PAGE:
After almost losing the plot during yesterday’s ‘stage’, I remembered why I came to Italy and bounced back with a super-sized negroni and fine meal in a local trattoria. That put me in good stead for slipping the rented Kia into gear by 9 AM, and clearing the Milanese traffic horror by 930 this morning on my way to the stage 10 finish town of Pinerolo.
The red tiled rooftops of Pinerolo.
Pinerolo lies between Torino and Sestriere, and by 1130 I was checking into my room- and they’ve even got free internet – which is ever the welcome surprise after paying 18-25 euros a day.
The plan was a good one – even if it was plan B. My original hopes to ride the Colle del’Agnello & Izoard were dashed by both passes still being snowed under. And even though the official Giro route had been changed a few weeks back to miss these famous climbs, the new route of 262km offers up some tough challenges – but I saw today they are not without some danger.
Ride…. Nap… ride… nap… It’s such a fine line after a pre-ride lunch of delicious agnulloti.
Tomorrow’s stage starts at 10AM – so that tells a lot… read as: 7+ hours in the saddle. The two key climbs of the Moncenisio, (which gains 900m over 14km, and the last 5km average 10%), and the 2035m summit of Sestriere, which comes after 40km of going uphill – are going to be hard.
But see that little blip at the end of the stage profile? That little biter comes after 250km of racing and is going to cause some pain – so be prepared for some racing. Gentlemen, and ladies… may I present the climb to Pra Martino.
After carefully studying the guide book, and my own maps, and getting the hotel desk guy to make photocopies for my jersey pockets… I proceed to get lost not 6 km into the ride. Classic. Good thing I bumped into local-man Umberto – out for his afternoon pedal, who was more than happy to change his route and personally deliver me to the start of the climb – he even took me up the first switchback.
Big ‘grazie’ to my man Umberto for the directional hook-up.
This is a very cool little climb- it starts in the town of Villar Perosa and goes up for 10km, hits pitches of 12%, and winds it’s way through a wooded forest. This sign at the bottom pretty much tells the story… the climb is rickety, unpaved in a couple spots, and set in a forest that I’m sure was home to a large population of ogres, gnomes, and witches. The descent is even scarier – in fact down right dangerous – but we’ll get there soon enough…
The town disappears after the first ramp, and around the second corner you’re greeted with an imposing grade of 8%, with no escape behind these column-like trees, which carry on for some distance.
Follow the line of trees and you’ll be safe.
The Chiesa di San Pietro sits majestically at the top of ramp #5, and enjoys a commanding view of the valley below.
My second sign that this climb has been left in disrepair is the number of crumbling stone buildings along its path – including that entire farm/ barn down below.
There were few signs of human interest to inhabit the climb, the flora seemed fine with that.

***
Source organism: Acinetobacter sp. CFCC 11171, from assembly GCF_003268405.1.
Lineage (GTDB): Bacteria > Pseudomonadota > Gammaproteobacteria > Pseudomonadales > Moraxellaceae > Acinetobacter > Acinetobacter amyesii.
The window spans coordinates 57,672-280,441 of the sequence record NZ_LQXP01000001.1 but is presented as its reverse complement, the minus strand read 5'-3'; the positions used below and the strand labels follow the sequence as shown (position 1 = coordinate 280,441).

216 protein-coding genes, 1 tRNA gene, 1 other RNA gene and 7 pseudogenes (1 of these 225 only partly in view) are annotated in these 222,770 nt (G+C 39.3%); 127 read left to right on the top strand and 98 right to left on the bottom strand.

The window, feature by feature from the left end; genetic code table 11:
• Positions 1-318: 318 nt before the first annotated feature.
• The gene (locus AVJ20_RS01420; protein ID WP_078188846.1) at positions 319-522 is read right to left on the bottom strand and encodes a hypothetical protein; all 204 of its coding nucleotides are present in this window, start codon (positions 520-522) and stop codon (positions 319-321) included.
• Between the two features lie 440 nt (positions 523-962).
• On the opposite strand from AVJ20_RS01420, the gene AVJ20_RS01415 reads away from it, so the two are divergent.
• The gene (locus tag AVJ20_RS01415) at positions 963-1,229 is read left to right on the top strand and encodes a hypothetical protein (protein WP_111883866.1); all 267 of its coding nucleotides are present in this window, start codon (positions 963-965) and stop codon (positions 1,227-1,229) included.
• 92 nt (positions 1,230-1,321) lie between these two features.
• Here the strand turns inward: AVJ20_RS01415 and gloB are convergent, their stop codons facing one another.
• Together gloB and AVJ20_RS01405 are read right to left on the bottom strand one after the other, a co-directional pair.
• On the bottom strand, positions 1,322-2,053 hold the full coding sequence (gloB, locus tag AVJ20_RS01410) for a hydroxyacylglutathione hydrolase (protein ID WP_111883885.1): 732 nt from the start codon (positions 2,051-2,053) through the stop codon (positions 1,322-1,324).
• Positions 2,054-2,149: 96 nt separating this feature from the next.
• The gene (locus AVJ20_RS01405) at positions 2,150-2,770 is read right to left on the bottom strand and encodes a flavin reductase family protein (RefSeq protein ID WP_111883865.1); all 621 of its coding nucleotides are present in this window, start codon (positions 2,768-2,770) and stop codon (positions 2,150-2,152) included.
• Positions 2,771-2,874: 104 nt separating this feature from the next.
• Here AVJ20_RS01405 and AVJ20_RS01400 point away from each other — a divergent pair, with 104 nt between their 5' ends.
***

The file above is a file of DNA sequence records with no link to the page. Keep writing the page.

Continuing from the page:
There are not shortage of places to go in Italy… you just gotta choose the right one.
Somewhere in the middle section I caught these two guys – both in their 50’s, and chatting up a storm. I coughed out a “ciao” as I rode past, and they were barely out of breath.
… A LOT of Basso fans here… and at least one for Di Luca.
And a LOT of crumbling stone structures from way back… this one had mature trees growing from the center of what used to be someone’s bedroom…
The summit is unceremonious and unwelcoming… with just another gutted building, although this one from more modern times. There’s also a cordoned off launch pad for hang gliders and a transmission tower. The descent hastens riders away to the left.
The recent rider concerns about course safety seem to be heard by the RCS. And although the roadsides were marked with fresh white paint, this switchback (below) was the only one that was clearcut so riders could better see the turn.
There’s no question for me that the drop here is unsafe at race speeds. It’s very steep and very technical. The average grade is listed at 10% in the guida, with countless switchbacks, connected by bumpy off camber sections. It’s honestly more a test of nerve & two-fisted braking skills than how fast you can carve a turn.
The one redeeming feature of the descent was that much of the top was completely enclosed by a canopy of trees. (Which required full stopping to snap this pic.)
The lower slopes in the town are littered with manhole covers, grates and assorted bumps. The upper slopes lack guardrails of any kind, and one turn was strung with these concrete blocks as a ‘barrier’.
Between us… I won’t be too surprised if this climb gets the axe in a last minute ‘adjustment’ before tomorrow’s start. Going up would make some great racing, which could easily be negated by the treacherous descent at best, and at worst cause some serious crashes.
There’s Pinerolo again… not far now.
Not far to the base of the descent, here’s yet another church – let’s hope someone says a prayer for the riders.
That’s me givin’ er the ol’ college try– at least for the photo opp – on the stage’s very final climb. (Many thanks to the local who kindly agreed to take this pic…)
Once off the descent, it’s a 1600m flat run to Pinerolo, and a hard left hander that delivers the corsa to one final uphill section – a few hundred meter climb to the Basilica di san Maurizio. It’s just enough to charge the legs with one more dose of lactic acid, then another fast drop to the town center and it’s narrow, cobbled streets.
And here I am – 10km later, back at my hotel, perched conveniently on the corsa.
We’ll see if they actually use this climb tomorrow, but regardless it’ll be a hard day of pedaling. Now it’s almost negroni time, and then I’ll be up early to make the start village by 9AM tomorrow…
Until then – Ciao and thanks for reading –